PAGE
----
can stay in business so long as you keep on winning events that will give us
worthwhile publicity. And don´t spend too much money“. That was Lord Stokes´
brief to me not long after the Leyland manager during a frustrating period of
uncertainty about the future of the Competitions Department at Abingdon. Mind
you, to keep on winning was a tall order with the model range available to us at
last full season of rallying with the Mini in 1968, it had been a luckless year.
Technically, the car was being stretched to the point of unreliability in an
effort to keep pace with the determined European opposition. The year also saw a
massive effort with the Austin 1800 team on the London to Sydney Marathon, when
we scored a disappointing second overall, and there were many traditional rally
critics who felt that we had spent our efforts in continuing Mini development,
we could have perhaps kept up with the op position for a couple more seasons.
1969 economics found the Abingdon team turn their hands to racing the Minis in
the British Saloon Car Championship which, despite the efforts of John Rhodes
and John Handley, brought little success against the Broadspeed Escorts.
sacked all our famous Finnish rally stars, our Mini rallying programme was
little more than a flag waving exercise for the benefit of Paddy Hopkirk, runner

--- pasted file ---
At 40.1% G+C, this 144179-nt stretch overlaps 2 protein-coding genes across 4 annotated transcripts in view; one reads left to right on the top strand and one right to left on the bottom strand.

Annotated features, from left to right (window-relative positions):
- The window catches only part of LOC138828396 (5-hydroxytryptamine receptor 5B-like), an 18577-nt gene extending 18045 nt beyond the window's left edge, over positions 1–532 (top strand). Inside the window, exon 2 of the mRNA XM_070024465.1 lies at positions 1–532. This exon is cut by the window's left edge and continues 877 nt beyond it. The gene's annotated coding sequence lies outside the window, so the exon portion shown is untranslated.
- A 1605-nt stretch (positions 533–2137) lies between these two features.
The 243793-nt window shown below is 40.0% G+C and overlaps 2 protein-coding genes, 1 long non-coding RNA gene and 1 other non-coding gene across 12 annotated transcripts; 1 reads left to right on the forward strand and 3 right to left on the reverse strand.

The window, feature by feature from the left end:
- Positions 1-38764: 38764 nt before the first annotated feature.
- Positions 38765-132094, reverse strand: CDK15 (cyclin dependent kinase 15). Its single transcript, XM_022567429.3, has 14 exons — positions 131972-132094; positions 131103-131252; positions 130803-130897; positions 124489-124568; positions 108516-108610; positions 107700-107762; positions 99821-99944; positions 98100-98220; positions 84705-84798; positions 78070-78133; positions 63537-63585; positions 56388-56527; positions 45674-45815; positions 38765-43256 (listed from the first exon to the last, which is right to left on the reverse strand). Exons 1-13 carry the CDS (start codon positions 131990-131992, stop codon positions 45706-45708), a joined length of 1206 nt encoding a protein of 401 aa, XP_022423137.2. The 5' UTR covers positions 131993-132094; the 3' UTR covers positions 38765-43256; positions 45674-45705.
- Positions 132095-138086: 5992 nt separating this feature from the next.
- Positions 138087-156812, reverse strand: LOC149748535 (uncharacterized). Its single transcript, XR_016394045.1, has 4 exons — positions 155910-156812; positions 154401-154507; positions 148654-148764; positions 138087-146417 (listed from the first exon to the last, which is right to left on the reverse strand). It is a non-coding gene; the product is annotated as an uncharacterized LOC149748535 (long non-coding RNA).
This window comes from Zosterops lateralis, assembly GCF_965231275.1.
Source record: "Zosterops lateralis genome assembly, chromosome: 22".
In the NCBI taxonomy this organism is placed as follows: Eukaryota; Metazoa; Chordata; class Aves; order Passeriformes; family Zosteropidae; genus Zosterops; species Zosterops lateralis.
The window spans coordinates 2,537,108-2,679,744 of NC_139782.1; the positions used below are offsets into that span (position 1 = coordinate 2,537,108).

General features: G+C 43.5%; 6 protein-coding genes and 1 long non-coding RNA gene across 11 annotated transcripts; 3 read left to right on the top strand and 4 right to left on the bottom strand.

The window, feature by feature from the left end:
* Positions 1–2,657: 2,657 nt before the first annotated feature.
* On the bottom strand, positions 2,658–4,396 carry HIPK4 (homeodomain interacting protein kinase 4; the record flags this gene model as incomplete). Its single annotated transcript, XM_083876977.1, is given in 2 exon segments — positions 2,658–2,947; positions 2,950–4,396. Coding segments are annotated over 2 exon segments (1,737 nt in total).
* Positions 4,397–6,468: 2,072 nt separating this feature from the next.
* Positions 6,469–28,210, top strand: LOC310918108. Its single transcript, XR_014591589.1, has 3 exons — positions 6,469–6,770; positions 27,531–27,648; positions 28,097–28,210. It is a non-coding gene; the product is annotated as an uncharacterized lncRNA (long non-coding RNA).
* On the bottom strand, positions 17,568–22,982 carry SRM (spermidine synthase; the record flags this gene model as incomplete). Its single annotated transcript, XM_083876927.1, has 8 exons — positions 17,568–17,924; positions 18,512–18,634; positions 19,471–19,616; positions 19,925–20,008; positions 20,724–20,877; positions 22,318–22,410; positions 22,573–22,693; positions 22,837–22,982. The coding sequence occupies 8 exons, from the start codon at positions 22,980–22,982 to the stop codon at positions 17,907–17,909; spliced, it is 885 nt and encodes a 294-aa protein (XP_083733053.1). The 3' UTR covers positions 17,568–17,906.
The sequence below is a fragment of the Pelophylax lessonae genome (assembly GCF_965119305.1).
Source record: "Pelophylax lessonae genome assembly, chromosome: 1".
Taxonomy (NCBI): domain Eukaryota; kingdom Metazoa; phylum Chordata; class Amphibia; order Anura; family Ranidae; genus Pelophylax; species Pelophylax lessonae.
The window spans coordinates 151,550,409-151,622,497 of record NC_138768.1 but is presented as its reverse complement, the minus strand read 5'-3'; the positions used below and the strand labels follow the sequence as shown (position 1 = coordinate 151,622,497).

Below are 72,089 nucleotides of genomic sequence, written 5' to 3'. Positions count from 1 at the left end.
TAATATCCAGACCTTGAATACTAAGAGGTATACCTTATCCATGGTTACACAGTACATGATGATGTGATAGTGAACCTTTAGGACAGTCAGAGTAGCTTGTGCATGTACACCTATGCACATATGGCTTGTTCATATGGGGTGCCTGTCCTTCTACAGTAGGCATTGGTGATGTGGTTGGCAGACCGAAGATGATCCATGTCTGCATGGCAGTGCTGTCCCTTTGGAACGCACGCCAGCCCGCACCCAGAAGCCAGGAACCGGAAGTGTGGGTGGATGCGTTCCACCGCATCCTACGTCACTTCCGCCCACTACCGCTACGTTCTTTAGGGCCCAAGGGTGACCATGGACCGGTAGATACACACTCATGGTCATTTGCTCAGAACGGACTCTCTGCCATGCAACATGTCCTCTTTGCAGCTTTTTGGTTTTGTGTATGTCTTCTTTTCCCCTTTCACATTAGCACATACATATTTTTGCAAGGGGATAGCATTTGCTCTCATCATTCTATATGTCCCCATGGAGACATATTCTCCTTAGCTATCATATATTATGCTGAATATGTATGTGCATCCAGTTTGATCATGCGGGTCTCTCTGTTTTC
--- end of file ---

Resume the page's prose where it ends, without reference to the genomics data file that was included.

up on the circuit of Ireland and the Scottish Rally – the latter event bringing
our only win of the year with Brian Culcheth in the 2.5 PI Triumph.
all efforts in the latter part of 1969 were concentrated on the development and
preparation of the Triumphs and Maxis for the London to Mexico Marathon, which
produced another heartbreaking second place when the team so desperately needed
went to Longbridge to explain yet another defeat, Lord Stokes made it very clear
to me that he was not happy with our results. Instant wins and some longer term
plan of attack were essential. Having claimed that I really could not do much
with the present model range, I was proudly shown by George Turnbull the
prototype range of Austin models – the Allegro and Marina – but I drove back to
Abingdon even more depressed!
Triumph, the ever enthusiastic Spen King showed me the new Dolomite which looked
promising but the potentially sporting Sprint version was clearly a couple of
we were aware that Syd Enever was playing around with V8 engined MGBs but these,
too, were nowhere near production.
for no other reason than to support the old saying that „there´s no substitute
for sheer horsepower“ we decided to investigate the potential of the newly
announced V8 version of the Rover 2000. We knew that with Traco or Repco
versions of the engine we could easily double the power output and, although the
car had a Rover reputation of a bit of a „gentlemen´s carriage“, one could
obviously reduce the weight enormously and hopefully improve the handling.